A Mind That Suits
What doesn't kill me, makes me laugh... usually.
Friday, November 21, 2003 :::
A Mind That Suits has a soft spot for banyan trees. His mother, who met his father in Africa, had a soft spot for them, and he tried to sprout one in a pot for her as she deteriorated from the ravages of Parkinson's.
However, it's life also illustrates a point made last Sunday, that J.-J. Rousseau was seriously wrong about the harmony of nature:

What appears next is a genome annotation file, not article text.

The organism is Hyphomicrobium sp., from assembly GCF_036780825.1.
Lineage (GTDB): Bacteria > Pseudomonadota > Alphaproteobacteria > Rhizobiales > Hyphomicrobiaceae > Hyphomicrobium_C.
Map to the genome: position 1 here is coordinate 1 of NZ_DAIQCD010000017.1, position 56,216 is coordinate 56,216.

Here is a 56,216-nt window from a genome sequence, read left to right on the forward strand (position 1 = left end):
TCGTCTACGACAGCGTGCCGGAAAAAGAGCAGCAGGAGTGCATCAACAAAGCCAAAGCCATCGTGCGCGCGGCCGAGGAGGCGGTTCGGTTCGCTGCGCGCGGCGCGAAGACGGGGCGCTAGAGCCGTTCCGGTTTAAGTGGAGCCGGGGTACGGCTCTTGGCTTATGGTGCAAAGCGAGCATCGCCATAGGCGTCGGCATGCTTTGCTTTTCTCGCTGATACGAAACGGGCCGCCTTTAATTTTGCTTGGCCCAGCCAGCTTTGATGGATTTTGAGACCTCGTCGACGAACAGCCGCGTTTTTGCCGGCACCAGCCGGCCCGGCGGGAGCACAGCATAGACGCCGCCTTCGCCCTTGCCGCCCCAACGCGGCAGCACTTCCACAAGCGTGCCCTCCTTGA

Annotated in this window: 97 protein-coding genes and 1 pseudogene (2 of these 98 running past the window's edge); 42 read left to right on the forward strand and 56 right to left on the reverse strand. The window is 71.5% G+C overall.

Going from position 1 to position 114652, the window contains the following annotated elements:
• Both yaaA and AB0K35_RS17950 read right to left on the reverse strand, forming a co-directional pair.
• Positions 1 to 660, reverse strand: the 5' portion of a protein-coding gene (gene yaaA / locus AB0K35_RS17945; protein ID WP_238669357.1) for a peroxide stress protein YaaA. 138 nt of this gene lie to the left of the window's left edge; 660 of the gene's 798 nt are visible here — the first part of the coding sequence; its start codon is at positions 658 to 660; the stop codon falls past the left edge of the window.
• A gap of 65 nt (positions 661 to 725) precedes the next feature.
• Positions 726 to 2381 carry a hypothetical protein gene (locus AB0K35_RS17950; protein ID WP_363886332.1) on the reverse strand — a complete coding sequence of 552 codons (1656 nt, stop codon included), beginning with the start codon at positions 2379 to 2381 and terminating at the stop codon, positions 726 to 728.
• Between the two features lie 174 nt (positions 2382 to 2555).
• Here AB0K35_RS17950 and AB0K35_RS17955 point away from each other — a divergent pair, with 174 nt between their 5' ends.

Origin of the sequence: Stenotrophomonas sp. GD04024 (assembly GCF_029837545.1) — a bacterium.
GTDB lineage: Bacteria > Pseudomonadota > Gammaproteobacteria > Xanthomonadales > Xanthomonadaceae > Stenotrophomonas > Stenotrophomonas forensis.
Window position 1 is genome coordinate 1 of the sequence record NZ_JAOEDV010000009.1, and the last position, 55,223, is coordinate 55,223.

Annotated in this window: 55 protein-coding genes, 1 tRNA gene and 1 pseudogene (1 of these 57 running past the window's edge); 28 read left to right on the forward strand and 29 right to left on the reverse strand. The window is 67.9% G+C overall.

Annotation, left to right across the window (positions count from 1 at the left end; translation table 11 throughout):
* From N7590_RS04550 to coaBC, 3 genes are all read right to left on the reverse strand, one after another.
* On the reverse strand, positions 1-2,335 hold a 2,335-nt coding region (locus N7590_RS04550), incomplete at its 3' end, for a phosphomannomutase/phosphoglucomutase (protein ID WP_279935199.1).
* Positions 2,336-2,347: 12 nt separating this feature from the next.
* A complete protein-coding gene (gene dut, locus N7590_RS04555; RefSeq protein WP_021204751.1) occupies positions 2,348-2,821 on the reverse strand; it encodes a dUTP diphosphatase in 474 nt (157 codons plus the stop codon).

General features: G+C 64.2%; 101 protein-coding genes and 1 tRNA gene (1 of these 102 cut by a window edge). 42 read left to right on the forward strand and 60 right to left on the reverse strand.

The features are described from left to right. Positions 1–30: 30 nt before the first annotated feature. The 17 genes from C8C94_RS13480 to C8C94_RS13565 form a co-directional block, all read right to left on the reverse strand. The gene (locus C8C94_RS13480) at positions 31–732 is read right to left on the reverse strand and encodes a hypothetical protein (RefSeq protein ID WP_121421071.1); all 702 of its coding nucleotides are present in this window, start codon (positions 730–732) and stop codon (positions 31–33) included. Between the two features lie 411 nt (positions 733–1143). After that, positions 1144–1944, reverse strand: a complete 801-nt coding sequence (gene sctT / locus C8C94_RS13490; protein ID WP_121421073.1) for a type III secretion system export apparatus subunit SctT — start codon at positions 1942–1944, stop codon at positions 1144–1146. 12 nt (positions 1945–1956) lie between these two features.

The Banyan Tree can begin it's life in the top branches of palms and other trees where perhaps a bird dropped a seed. The seed sprouts and eventually the branches will send roots down to the ground. These supports will grow into trunks which in turn develop new branches and new arial roots and so on. The original host tree will eventually be strangled out and only the Banyan Tree will remain. The wood of the banyan tree is soft and very porous, the sap is a white sticky latex.